YEU: Yukon Government Should Have Done More to Keep Many Rivers Afloat

    Many Rivers previously provided mental wellness services in multiple Yukon communities.

    Yukon Employees Union members say the Yukon government could've done more to keep Many River Counselling Services operating in territorial communities.

    Yukon Employees Union President Steve Geick says the Yukon government hasn't done enough to help keep Many Rivers Counselling Services afloat in territorial communities.

    The organization's board announced that Many Rivers would be closing it's doors for good late last week — particularly since government funding has dried up and because the organization is hundreds of thousands of dollars in debt.

    Geick says it's unacceptable that Yukon government representatives didn't know the organization was is non-compliance with the Yukon Societies Act until last summer, which prevented the organization from receiving further government funding.

    "Two government ministers didn't even know that Many Rivers was in non-compliance until June or July of last year when the issue was brought up in the house. They're obviously not doing their due diligence with the oversight of those finances."

    Geick says it's unfortunate the Yukon government has put the new board in such a difficult financial situation.

    "There appears to have been some mismanagement of funds from the past board and executive director. Now, that (issue) is being put on the new board. While I understand it's the same society, they're not going to offer them any funds because they're in debt. Well, without any funds they can't repay the debt. A letter from the Deputy Minister of Health and Social Services quoted that the board owes $500,000, which is very disturbing."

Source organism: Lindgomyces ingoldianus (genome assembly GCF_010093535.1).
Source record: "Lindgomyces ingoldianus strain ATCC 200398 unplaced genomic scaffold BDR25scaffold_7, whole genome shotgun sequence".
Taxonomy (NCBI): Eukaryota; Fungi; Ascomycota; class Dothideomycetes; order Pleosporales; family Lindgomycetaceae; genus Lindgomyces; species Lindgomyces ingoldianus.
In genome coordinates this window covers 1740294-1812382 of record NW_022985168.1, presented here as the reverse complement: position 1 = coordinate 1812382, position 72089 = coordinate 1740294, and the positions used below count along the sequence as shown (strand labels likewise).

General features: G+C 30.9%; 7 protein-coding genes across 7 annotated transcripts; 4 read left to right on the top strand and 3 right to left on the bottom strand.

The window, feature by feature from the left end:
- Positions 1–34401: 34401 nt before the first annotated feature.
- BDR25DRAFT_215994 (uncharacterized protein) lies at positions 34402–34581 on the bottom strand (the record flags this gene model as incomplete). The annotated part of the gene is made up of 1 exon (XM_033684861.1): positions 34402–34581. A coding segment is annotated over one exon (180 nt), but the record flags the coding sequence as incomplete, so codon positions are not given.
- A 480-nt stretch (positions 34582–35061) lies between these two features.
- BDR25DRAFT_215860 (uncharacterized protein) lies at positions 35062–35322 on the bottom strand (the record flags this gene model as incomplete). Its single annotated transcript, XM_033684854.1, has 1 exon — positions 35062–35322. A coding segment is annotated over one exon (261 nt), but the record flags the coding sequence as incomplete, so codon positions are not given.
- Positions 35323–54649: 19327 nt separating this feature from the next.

The Yukon government says some reasons why the board isn't receiving more funding is because they've failed to remain in their operating budget and because they've failed to pay back money owed from rented office space.

    Geick says it's been difficult for patients to receive similar services in Yukon communities following the closure of services.

    "People  have been without the counselling services for ten months. Where are they going to get the services? That's the sad part about this. There's people suffering who could be facing life or death situations. That's where we're sitting right now and it's very unfortunate."

    Yukon Government Health and Social Services Communications Director Patricia Living say however that similar mental health services have been provided in rural Yukon communities the whole time. 

    The Yukon government announced last week that it would be providing a new delivery model for mental wellness services throughout the territory. While Many Rivers sent out a bid for the tender, The Canadian Mental Health Association, All Genders Yukon and the Yukon government's Mental Wellness and Substance Use Service branch were named as the new providers.

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